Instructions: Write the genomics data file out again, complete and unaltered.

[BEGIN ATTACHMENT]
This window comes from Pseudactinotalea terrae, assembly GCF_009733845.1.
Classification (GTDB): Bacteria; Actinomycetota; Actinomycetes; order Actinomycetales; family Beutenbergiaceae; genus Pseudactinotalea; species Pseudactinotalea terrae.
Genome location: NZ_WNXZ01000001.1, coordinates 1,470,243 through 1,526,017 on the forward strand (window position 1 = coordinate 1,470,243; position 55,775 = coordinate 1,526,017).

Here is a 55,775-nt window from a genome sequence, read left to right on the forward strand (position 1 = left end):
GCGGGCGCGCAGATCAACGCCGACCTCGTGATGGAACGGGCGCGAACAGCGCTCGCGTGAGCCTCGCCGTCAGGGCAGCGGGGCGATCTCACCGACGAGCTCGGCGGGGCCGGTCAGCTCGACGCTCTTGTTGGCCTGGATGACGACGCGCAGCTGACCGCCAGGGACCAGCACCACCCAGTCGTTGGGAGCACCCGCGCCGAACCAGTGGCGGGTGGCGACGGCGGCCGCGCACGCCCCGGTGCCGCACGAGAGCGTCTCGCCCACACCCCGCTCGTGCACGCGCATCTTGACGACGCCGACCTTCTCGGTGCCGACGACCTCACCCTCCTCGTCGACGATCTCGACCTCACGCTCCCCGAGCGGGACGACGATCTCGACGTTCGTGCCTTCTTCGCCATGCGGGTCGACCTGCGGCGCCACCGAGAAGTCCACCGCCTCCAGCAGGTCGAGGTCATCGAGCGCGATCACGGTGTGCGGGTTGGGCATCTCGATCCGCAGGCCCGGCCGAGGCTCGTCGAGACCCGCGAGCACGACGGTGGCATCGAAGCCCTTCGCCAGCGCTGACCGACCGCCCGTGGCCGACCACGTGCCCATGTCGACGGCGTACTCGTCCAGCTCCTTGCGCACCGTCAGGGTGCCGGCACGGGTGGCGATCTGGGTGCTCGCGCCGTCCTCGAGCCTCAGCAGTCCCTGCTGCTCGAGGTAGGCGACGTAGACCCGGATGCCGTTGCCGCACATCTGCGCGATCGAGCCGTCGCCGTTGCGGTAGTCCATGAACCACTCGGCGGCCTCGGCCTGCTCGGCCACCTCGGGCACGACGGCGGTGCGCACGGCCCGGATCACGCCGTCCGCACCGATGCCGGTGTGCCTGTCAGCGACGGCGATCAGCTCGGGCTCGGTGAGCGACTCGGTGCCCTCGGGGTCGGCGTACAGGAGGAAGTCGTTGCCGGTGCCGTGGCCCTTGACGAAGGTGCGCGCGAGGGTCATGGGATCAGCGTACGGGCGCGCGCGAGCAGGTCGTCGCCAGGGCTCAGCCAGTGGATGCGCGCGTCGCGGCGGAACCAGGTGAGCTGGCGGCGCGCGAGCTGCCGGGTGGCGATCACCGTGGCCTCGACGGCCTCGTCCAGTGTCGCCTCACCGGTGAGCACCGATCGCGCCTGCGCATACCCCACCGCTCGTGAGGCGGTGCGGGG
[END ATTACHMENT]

This window comes from Pseudactinotalea terrae, assembly GCF_009733845.1.
Classification (GTDB): Bacteria; Actinomycetota; Actinomycetes; order Actinomycetales; family Beutenbergiaceae; genus Pseudactinotalea; species Pseudactinotalea terrae.
Genome location: NZ_WNXZ01000001.1, coordinates 1,470,243 through 1,526,017 on the forward strand (window position 1 = coordinate 1,470,243; position 55,775 = coordinate 1,526,017).

Here is a 55,775-nt window from a genome sequence, read left to right on the forward strand (position 1 = left end):
GCGGGCGCGCAGATCAACGCCGACCTCGTGATGGAACGGGCGCGAACAGCGCTCGCGTGAGCCTCGCCGTCAGGGCAGCGGGGCGATCTCACCGACGAGCTCGGCGGGGCCGGTCAGCTCGACGCTCTTGTTGGCCTGGATGACGACGCGCAGCTGACCGCCAGGGACCAGCACCACCCAGTCGTTGGGAGCACCCGCGCCGAACCAGTGGCGGGTGGCGACGGCGGCCGCGCACGCCCCGGTGCCGCACGAGAGCGTCTCGCCCACACCCCGCTCGTGCACGCGCATCTTGACGACGCCGACCTTCTCGGTGCCGACGACCTCACCCTCCTCGTCGACGATCTCGACCTCACGCTCCCCGAGCGGGACGACGATCTCGACGTTCGTGCCTTCTTCGCCATGCGGGTCGACCTGCGGCGCCACCGAGAAGTCCACCGCCTCCAGCAGGTCGAGGTCATCGAGCGCGATCACGGTGTGCGGGTTGGGCATCTCGATCCGCAGGCCCGGCCGAGGCTCGTCGAGACCCGCGAGCACGACGGTGGCATCGAAGCCCTTCGCCAGCGCTGACCGACCGCCCGTGGCCGACCACGTGCCCATGTCGACGGCGTACTCGTCCAGCTCCTTGCGCACCGTCAGGGTGCCGGCACGGGTGGCGATCTGGGTGCTCGCGCCGTCCTCGAGCCTCAGCAGTCCCTGCTGCTCGAGGTAGGCGACGTAGACCCGGATGCCGTTGCCGCACATCTGCGCGATCGAGCCGTCGCCGTTGCGGTAGTCCATGAACCACTCGGCGGCCTCGGCCTGCTCGGCCACCTCGGGCACGACGGCGGTGCGCACGGCCCGGATCACGCCGTCCGCACCGATGCCGGTGTGCCTGTCAGCGACGGCGATCAGCTCGGGCTCGGTGAGCGACTCGGTGCCCTCGGGGTCGGCGTACAGGAGGAAGTCGTTGCCGGTGCCGTGGCCCTTGACGAAGGTGCGCGCGAGGGTCATGGGATCAGCGTACGGGCGCGCGCGAGCAGGTCGTCGCCAGGGCTCAGCCAGTGGATGCGCGCGTCGCGGCGGAACCAGGTGAGCTGGCGGCGCGCGAGCTGCCGGGTGGCGATCACCGTGGCCTCGACGGCCTCGTCCAGTGTCGCCTCACCGGTGAGCACCGATCGCGCCTGCGCATACCCCACCGCTCGTGAGGCGGTGCGGGG